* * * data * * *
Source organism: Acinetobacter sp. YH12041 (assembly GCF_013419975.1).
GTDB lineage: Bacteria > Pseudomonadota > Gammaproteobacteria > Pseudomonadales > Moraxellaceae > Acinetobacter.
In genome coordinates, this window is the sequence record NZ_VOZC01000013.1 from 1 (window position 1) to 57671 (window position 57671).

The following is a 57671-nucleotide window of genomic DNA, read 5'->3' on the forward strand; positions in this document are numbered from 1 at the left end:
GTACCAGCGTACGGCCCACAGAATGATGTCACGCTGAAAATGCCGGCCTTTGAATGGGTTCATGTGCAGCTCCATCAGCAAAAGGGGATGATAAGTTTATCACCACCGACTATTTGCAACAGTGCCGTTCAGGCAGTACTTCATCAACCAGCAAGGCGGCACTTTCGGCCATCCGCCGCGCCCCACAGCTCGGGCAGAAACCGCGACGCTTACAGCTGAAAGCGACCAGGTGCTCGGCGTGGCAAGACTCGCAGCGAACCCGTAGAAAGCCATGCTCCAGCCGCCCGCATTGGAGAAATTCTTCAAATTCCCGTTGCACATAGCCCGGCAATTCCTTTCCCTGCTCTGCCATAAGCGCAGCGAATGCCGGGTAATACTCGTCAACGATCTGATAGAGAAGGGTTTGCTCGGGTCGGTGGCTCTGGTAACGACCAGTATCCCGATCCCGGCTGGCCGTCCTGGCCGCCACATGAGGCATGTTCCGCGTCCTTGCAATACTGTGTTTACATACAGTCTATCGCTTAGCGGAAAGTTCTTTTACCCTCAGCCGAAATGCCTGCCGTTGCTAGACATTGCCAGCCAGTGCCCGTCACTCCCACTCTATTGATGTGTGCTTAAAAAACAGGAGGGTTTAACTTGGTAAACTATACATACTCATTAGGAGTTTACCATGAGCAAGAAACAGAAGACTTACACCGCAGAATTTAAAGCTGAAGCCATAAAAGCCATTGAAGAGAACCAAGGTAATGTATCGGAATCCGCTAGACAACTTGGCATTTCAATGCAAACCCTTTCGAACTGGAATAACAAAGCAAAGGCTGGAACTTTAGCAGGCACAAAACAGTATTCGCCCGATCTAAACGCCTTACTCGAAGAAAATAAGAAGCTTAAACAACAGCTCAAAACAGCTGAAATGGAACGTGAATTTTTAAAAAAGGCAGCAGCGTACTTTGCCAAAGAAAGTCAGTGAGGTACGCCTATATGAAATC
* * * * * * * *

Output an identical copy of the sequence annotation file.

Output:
Source organism: Acinetobacter sp. YH12041 (assembly GCF_013419975.1).
GTDB lineage: Bacteria > Pseudomonadota > Gammaproteobacteria > Pseudomonadales > Moraxellaceae > Acinetobacter.
In genome coordinates, this window is the sequence record NZ_VOZC01000013.1 from 1 (window position 1) to 57671 (window position 57671).

The following is a 57671-nucleotide window of genomic DNA, read 5'->3' on the forward strand; positions in this document are numbered from 1 at the left end:
GTACCAGCGTACGGCCCACAGAATGATGTCACGCTGAAAATGCCGGCCTTTGAATGGGTTCATGTGCAGCTCCATCAGCAAAAGGGGATGATAAGTTTATCACCACCGACTATTTGCAACAGTGCCGTTCAGGCAGTACTTCATCAACCAGCAAGGCGGCACTTTCGGCCATCCGCCGCGCCCCACAGCTCGGGCAGAAACCGCGACGCTTACAGCTGAAAGCGACCAGGTGCTCGGCGTGGCAAGACTCGCAGCGAACCCGTAGAAAGCCATGCTCCAGCCGCCCGCATTGGAGAAATTCTTCAAATTCCCGTTGCACATAGCCCGGCAATTCCTTTCCCTGCTCTGCCATAAGCGCAGCGAATGCCGGGTAATACTCGTCAACGATCTGATAGAGAAGGGTTTGCTCGGGTCGGTGGCTCTGGTAACGACCAGTATCCCGATCCCGGCTGGCCGTCCTGGCCGCCACATGAGGCATGTTCCGCGTCCTTGCAATACTGTGTTTACATACAGTCTATCGCTTAGCGGAAAGTTCTTTTACCCTCAGCCGAAATGCCTGCCGTTGCTAGACATTGCCAGCCAGTGCCCGTCACTCCCACTCTATTGATGTGTGCTTAAAAAACAGGAGGGTTTAACTTGGTAAACTATACATACTCATTAGGAGTTTACCATGAGCAAGAAACAGAAGACTTACACCGCAGAATTTAAAGCTGAAGCCATAAAAGCCATTGAAGAGAACCAAGGTAATGTATCGGAATCCGCTAGACAACTTGGCATTTCAATGCAAACCCTTTCGAACTGGAATAACAAAGCAAAGGCTGGAACTTTAGCAGGCACAAAACAGTATTCGCCCGATCTAAACGCCTTACTCGAAGAAAATAAGAAGCTTAAACAACAGCTCAAAACAGCTGAAATGGAACGTGAATTTTTAAAAAAGGCAGCAGCGTACTTTGCCAAAGAAAGTCAGTGAGGTACGCCTATATGAAATC